By the way, some scammers have perfected their process, you could almost call them artists. Almost… But the problem with scams is that at some level they’re predictable. Whether it be their hesitancy or their lack of straightforwardness, there’s always something off about the seller. When shopping for a car online, try to follow these guidelines for staying safe financially.

Never Use Untraceable Payment Options

Because buying a car is a substantial financial investment, you should restrict your payment methods to the most secure options available. This generally means going from your bank account right into their bank account. This makes the payment traceable and refundable if any problems arise. If the seller only accepts anonymous payments like cash, mobile wallets, or even cryptocurrencies, you might want to avoid this deal.

Verify the Vehicle In Person

Normally, after you’ve found a car online, the next step is to see the vehicle and give it a test drive. Without verifying in person, you could be subject to yet another scam. To avoid this, try shopping locally for your car. This comes with the additional benefit of circumventing shipping and handling fees.

If this isn’t possible, there are several ways to verify the car.

  • Talk to the seller by phone – Once you’re set on a vehicle, ask for the seller’s phone number and a chance to speak with them. If they refuse, consider the deal closed. No need to waste your time on a scammer who won’t chat over the phone.
  • Ask for the used car history report – Regardless of what car you buy, a used car history report is a necessity. These come standard with any reputable seller and are easily verifiable.
  • Vehicle registration and VIN – Take matters into your own hands. With these two pieces of information, you can look up the vehicle history report yourself.
  • Have them take the car to a mechanic – Another common verification method is to have the seller take the car to a mechanic. The mechanic can then assess the vehicle and report to you on its condition. This will help prevent buying a lemon.

Too Good To Be True

When looking up new cars for sale, the price should match the package. If you see one that’s too good to be true, chances are you’re right. If it’s a barely driven luxury vehicle selling for the price of a broken rusty pickup, don’t hold your breath. These are simple scams intended to catch the truly gullible. Good thing that doesn’t include you.

Match Driver’s License with the Title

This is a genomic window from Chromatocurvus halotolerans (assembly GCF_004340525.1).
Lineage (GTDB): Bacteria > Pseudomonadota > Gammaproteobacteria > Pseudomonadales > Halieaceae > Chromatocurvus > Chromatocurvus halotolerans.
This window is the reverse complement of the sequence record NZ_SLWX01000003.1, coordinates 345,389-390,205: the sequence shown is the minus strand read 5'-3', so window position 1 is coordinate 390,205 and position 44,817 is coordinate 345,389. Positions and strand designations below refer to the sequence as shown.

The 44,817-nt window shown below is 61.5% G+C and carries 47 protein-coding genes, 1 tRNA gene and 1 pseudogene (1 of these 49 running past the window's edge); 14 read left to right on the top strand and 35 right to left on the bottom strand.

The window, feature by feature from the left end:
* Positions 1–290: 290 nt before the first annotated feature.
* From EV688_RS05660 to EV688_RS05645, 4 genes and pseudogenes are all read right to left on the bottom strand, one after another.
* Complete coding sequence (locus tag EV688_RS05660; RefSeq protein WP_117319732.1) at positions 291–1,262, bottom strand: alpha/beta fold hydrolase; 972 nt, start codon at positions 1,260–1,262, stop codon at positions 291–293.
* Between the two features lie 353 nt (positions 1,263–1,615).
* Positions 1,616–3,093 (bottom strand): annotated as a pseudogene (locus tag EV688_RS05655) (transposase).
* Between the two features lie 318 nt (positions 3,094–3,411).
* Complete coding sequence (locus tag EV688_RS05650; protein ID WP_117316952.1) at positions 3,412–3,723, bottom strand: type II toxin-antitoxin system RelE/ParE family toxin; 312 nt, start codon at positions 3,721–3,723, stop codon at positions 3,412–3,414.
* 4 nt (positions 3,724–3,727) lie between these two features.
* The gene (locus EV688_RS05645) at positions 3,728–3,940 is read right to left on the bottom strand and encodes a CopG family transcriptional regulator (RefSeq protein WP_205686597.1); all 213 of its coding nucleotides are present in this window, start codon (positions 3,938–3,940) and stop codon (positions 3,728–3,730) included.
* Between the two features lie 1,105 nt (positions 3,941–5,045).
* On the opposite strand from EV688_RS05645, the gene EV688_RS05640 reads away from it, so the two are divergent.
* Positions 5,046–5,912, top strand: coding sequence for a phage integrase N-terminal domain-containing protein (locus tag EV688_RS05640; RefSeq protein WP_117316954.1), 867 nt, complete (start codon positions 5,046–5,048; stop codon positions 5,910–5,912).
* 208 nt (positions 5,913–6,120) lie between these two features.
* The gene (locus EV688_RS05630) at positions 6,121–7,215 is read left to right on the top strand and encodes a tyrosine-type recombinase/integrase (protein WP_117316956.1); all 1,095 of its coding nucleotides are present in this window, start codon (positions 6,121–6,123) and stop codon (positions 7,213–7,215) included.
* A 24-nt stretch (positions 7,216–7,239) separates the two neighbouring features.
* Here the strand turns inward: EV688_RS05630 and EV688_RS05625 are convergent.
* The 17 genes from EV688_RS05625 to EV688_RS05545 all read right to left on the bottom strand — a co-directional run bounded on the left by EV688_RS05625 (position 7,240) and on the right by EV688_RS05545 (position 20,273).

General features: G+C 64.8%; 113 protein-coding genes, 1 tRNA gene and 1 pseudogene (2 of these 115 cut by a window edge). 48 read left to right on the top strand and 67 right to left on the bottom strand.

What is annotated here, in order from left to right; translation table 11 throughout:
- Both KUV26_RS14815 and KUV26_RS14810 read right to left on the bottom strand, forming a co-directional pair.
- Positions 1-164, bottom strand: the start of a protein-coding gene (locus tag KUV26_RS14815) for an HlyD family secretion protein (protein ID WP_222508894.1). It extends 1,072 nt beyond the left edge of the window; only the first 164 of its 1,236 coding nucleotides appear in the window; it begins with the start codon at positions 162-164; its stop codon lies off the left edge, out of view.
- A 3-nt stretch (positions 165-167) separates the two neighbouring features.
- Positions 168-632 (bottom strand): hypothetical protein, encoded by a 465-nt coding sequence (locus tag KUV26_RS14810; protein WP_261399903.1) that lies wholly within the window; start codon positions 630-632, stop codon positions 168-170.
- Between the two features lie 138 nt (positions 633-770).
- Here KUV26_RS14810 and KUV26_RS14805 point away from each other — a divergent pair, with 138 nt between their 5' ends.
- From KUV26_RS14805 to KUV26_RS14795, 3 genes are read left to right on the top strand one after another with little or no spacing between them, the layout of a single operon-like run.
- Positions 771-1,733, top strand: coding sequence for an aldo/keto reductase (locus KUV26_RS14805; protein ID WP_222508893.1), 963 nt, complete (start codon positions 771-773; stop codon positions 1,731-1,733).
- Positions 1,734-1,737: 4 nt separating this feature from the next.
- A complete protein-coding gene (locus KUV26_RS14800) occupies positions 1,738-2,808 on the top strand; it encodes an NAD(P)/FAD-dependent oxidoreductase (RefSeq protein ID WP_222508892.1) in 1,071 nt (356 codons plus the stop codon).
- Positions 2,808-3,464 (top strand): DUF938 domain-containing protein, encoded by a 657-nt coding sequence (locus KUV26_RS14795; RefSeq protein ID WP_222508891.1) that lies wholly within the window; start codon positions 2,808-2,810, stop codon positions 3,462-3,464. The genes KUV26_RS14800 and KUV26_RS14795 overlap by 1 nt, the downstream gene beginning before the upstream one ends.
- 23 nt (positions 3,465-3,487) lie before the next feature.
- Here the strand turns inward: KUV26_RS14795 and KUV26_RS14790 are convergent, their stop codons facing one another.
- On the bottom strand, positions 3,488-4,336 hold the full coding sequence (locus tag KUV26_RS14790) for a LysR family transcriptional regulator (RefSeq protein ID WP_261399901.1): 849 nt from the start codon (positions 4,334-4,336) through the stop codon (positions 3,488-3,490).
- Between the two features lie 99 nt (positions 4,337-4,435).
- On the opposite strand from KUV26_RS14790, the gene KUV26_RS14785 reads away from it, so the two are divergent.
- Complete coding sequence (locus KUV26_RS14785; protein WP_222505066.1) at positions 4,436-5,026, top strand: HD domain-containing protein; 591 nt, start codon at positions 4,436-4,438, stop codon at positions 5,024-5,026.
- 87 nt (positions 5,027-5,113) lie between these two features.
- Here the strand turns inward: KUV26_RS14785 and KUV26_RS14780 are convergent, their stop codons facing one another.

A quick way to determine whether the person is the appropriate car owner is by matching their driver’s license with the title. Don’t listen to any claims that they’re selling for a friend. This is illegal, and you’ll be nursing a headache later when the car is reported stolen, and you’re explaining to the police why it’s in your possession.

One more tip: Family members cannot sell vehicles for their relatives. Even if the last name matches, if the first name is different, don’t take the deal. Don’t assume they’re doing their mother “a favor” by selling her car while she’s stuck at home. If the names don’t match 100%, no deal. This is important.

Be Patient

Put your mind in the shoes of a scammer. What is your ideal “customer”? Someone who desperately needs a car or is in a rush to buy. These are the types of people who will overlook a small hiccup as long as the promise of a car is there. These minor hiccups are what others call glaring red flags.

If you’re feeling stressed about shopping for a car, take some time to reflect. The last thing you want to do is deepen your troubles by getting scammed. Remember that the car buying process is time-consuming, but if you’re patient, there will be a car at the end of the tunnel.

Keep Your Head on Straight

If you’ve followed these guidelines, you can avoid most troubling situations that come from buying a car online. Still, you can never be prepared for everything. Generalize these principles into a code for when to exit the deal and run for the hills. If the seller hesitates to provide information or if they won’t consider meeting in person, it’s probably because they’re not the rightful owner. Keep your head on straight, don’t stress, and use common sense.